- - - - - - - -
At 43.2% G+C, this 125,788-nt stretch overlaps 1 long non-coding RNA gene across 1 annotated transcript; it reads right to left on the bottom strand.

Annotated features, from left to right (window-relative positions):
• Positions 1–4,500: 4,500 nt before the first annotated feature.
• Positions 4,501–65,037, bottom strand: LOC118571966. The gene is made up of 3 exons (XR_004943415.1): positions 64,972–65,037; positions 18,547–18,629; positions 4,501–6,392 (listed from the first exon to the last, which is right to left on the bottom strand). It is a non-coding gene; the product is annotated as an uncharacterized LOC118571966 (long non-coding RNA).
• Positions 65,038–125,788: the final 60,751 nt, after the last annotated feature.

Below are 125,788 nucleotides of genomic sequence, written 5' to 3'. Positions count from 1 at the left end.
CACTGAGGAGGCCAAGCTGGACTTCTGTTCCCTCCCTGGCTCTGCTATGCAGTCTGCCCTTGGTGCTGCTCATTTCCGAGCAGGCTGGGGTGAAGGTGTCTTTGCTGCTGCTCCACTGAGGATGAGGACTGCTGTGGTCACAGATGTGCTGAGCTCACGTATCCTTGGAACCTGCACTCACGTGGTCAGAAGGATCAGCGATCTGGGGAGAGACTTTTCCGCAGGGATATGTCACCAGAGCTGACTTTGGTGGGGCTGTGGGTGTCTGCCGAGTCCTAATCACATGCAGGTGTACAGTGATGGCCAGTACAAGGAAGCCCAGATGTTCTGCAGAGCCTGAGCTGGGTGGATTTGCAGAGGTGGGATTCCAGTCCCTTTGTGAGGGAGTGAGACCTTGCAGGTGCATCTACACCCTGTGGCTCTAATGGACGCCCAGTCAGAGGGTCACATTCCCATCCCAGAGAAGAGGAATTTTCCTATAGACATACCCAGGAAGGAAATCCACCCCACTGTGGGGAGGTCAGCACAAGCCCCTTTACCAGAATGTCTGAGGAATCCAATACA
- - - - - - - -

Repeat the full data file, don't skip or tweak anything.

At 43.2% G+C, this 125,788-nt stretch overlaps 1 long non-coding RNA gene across 1 annotated transcript; it reads right to left on the bottom strand.

Annotated features, from left to right (window-relative positions):
• Positions 1–4,500: 4,500 nt before the first annotated feature.
• Positions 4,501–65,037, bottom strand: LOC118571966. The gene is made up of 3 exons (XR_004943415.1): positions 64,972–65,037; positions 18,547–18,629; positions 4,501–6,392 (listed from the first exon to the last, which is right to left on the bottom strand). It is a non-coding gene; the product is annotated as an uncharacterized LOC118571966 (long non-coding RNA).
• Positions 65,038–125,788: the final 60,751 nt, after the last annotated feature.

Below are 125,788 nucleotides of genomic sequence, written 5' to 3'. Positions count from 1 at the left end.
CACTGAGGAGGCCAAGCTGGACTTCTGTTCCCTCCCTGGCTCTGCTATGCAGTCTGCCCTTGGTGCTGCTCATTTCCGAGCAGGCTGGGGTGAAGGTGTCTTTGCTGCTGCTCCACTGAGGATGAGGACTGCTGTGGTCACAGATGTGCTGAGCTCACGTATCCTTGGAACCTGCACTCACGTGGTCAGAAGGATCAGCGATCTGGGGAGAGACTTTTCCGCAGGGATATGTCACCAGAGCTGACTTTGGTGGGGCTGTGGGTGTCTGCCGAGTCCTAATCACATGCAGGTGTACAGTGATGGCCAGTACAAGGAAGCCCAGATGTTCTGCAGAGCCTGAGCTGGGTGGATTTGCAGAGGTGGGATTCCAGTCCCTTTGTGAGGGAGTGAGACCTTGCAGGTGCATCTACACCCTGTGGCTCTAATGGACGCCCAGTCAGAGGGTCACATTCCCATCCCAGAGAAGAGGAATTTTCCTATAGACATACCCAGGAAGGAAATCCACCCCACTGTGGGGAGGTCAGCACAAGCCCCTTTACCAGAATGTCTGAGGAATCCAATACA